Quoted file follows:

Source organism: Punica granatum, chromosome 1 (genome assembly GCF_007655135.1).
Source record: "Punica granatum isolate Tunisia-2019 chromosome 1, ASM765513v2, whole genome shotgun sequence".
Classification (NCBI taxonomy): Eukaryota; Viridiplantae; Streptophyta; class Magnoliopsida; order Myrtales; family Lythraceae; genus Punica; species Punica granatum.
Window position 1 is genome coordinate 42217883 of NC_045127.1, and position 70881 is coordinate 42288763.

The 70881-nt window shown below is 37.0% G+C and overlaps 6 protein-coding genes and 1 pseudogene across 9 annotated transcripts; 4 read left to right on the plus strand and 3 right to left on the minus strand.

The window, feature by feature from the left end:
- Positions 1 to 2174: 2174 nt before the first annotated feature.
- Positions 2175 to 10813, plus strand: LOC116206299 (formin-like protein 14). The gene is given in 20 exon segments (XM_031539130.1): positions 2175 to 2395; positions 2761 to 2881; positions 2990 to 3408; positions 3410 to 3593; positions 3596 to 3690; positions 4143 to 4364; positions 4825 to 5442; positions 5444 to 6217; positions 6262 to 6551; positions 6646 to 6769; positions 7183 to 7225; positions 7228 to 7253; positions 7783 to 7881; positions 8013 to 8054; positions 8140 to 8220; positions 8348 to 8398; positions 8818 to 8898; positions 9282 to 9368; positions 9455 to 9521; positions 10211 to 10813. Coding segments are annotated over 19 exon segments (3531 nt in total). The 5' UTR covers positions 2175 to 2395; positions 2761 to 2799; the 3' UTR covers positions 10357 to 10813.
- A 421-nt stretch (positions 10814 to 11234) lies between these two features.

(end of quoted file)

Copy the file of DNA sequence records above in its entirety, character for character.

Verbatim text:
Source organism: Punica granatum, chromosome 1 (genome assembly GCF_007655135.1).
Source record: "Punica granatum isolate Tunisia-2019 chromosome 1, ASM765513v2, whole genome shotgun sequence".
Classification (NCBI taxonomy): Eukaryota; Viridiplantae; Streptophyta; class Magnoliopsida; order Myrtales; family Lythraceae; genus Punica; species Punica granatum.
Window position 1 is genome coordinate 42217883 of NC_045127.1, and position 70881 is coordinate 42288763.

The 70881-nt window shown below is 37.0% G+C and overlaps 6 protein-coding genes and 1 pseudogene across 9 annotated transcripts; 4 read left to right on the plus strand and 3 right to left on the minus strand.

The window, feature by feature from the left end:
- Positions 1 to 2174: 2174 nt before the first annotated feature.
- Positions 2175 to 10813, plus strand: LOC116206299 (formin-like protein 14). The gene is given in 20 exon segments (XM_031539130.1): positions 2175 to 2395; positions 2761 to 2881; positions 2990 to 3408; positions 3410 to 3593; positions 3596 to 3690; positions 4143 to 4364; positions 4825 to 5442; positions 5444 to 6217; positions 6262 to 6551; positions 6646 to 6769; positions 7183 to 7225; positions 7228 to 7253; positions 7783 to 7881; positions 8013 to 8054; positions 8140 to 8220; positions 8348 to 8398; positions 8818 to 8898; positions 9282 to 9368; positions 9455 to 9521; positions 10211 to 10813. Coding segments are annotated over 19 exon segments (3531 nt in total). The 5' UTR covers positions 2175 to 2395; positions 2761 to 2799; the 3' UTR covers positions 10357 to 10813.
- A 421-nt stretch (positions 10814 to 11234) lies between these two features.